In 2013, I entered a master’s program in Arts Journalism at the University of Southern California on scholarship and, through moving to Los Angeles, Stance on Dance began to cover artists beyond the Bay Area. As I developed a more journalistic tone, the blog became more professional in its coverage, transforming from a site that was mostly circulated amongst colleagues, to an online publication that was beginning to command a serious readership. My master’s thesis was a redevelopment of Stance on Dance with a sleek redesign, a more engaged social media presence, and employment of metrics to track and understand readership.

In 2013, I also began working on what would become the book Beauty is Experience: Dancing 50 and Beyond, where I interviewed more than 50 dance artists over the age of 50 up and down the West Coast. I worked with Portland based photographer Gregory Bartning, who beautifully captured each interviewee. Our goal was to showcase the beauty and form in a dancer of any age, as well as to demonstrate how artistry enrichens with time. The compilation was published as a hardcover book in 2017.

After graduate school, I had the amazing opportunity to travel to South Africa to cover the National Arts Festival for Cue Newspaper, a printed daily arts newspaper that existed for the duration of the festival. Aside from the experience being a cultural whirlwind, I also began to appreciate for the first time how different print is from online content. Instead of an endless vertical scroll, themes could be developed across articles with the aid of good design. The reader’s attention is also different, with more sustained focus, as opposed to distraction after receiving notifications on a device. One day during my time in South Africa, I outlined a plan for a print version of Stance on Dance. Of course, I had graduate school debt, no job, and I didn’t even know where I would live next, but the seed was planted.

Upon returning to the states, I moved to Santa Fe, NM, and took a job as the editor of Fine Lifestyles Santa Fe, a glossy magazine that covered restaurants and shops in town. I didn’t care much for the content, but I relished the experience of working closely with a team of writers, photographers, sales reps, and designers to produce a print magazine. I took careful notes on the process, always having in the back of my mind that one day I might apply these skills to a print version of Stance on Dance.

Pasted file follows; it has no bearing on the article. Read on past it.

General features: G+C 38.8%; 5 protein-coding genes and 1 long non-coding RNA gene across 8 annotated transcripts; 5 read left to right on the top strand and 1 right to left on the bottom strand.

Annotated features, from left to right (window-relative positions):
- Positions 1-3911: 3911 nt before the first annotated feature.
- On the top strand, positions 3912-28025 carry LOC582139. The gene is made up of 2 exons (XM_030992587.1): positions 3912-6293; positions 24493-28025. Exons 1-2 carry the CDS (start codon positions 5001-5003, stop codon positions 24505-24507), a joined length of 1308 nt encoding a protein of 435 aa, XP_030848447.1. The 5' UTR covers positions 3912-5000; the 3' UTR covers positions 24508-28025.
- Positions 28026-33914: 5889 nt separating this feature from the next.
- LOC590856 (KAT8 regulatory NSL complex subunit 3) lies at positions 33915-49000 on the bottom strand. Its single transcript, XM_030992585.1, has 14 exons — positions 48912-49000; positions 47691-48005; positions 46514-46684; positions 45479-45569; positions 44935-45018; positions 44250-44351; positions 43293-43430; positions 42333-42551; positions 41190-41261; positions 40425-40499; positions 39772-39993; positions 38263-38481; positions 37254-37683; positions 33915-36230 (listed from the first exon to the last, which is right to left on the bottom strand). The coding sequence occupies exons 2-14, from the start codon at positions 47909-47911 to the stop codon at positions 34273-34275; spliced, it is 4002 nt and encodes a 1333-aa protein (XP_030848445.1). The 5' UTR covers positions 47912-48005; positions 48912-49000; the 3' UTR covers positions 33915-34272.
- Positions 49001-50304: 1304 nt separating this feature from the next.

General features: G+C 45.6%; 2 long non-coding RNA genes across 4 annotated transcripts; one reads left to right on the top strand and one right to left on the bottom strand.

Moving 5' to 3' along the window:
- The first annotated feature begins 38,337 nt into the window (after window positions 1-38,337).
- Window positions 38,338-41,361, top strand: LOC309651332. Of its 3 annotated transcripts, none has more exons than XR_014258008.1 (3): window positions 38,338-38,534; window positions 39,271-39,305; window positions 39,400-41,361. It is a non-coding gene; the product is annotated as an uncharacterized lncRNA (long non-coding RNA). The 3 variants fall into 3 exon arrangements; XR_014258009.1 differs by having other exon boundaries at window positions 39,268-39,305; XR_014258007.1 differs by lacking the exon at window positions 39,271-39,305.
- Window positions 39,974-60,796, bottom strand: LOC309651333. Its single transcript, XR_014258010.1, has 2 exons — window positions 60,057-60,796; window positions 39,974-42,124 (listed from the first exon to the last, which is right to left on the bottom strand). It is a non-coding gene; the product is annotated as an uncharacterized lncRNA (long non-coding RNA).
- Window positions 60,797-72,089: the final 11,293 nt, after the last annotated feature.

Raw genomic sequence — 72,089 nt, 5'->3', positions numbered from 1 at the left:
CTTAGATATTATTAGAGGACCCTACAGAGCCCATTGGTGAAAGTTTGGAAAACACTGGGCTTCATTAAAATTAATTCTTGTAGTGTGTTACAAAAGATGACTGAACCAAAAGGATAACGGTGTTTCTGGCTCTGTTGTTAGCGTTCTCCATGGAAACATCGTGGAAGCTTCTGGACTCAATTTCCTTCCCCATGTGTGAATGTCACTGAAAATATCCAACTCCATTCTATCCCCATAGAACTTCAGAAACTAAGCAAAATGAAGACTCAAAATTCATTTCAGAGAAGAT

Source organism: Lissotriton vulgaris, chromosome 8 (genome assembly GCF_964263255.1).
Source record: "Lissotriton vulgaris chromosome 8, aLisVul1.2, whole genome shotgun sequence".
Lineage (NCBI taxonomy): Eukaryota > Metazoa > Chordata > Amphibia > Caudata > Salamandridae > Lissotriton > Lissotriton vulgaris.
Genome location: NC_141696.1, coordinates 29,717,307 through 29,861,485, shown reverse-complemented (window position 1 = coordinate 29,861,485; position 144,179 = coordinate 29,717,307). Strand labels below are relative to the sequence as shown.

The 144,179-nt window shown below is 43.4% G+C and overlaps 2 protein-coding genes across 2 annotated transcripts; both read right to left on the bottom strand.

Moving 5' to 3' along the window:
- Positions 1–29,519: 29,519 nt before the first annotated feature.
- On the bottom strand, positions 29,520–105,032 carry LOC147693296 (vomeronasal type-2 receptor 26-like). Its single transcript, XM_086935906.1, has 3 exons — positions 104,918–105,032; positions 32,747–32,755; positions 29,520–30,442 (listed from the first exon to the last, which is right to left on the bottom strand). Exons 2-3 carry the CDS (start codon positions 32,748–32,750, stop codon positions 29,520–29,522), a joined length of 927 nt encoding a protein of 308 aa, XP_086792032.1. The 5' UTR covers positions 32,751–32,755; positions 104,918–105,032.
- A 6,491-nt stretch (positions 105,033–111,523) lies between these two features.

Throughout grad school, my time in South Africa, and my time in Santa Fe working for the magazine, I continued to produce weekly (and often bi-weekly) content for Stance on Dance. As a result of working on the dancing over 50 book project as well as through my various experiences post graduate school, Stance on Dance increasingly became devoted to elevating the voices of those who are often marginalized in the dance world. These include older dancers, dancers of color, dancers who identify as LGBTQ, dancers who have a disability, fat dancers, dancers who live outside major metropolitan areas, women in leadership positions, dancers working outside well-funded institutions, and dancers who practice forms outside the Western canon. Through focusing on perspectives that have traditionally been marginalized in dance journalism, Stance on Dance found its footing as a journal where ideas and ways of working that challenge the status quo are covered and celebrated.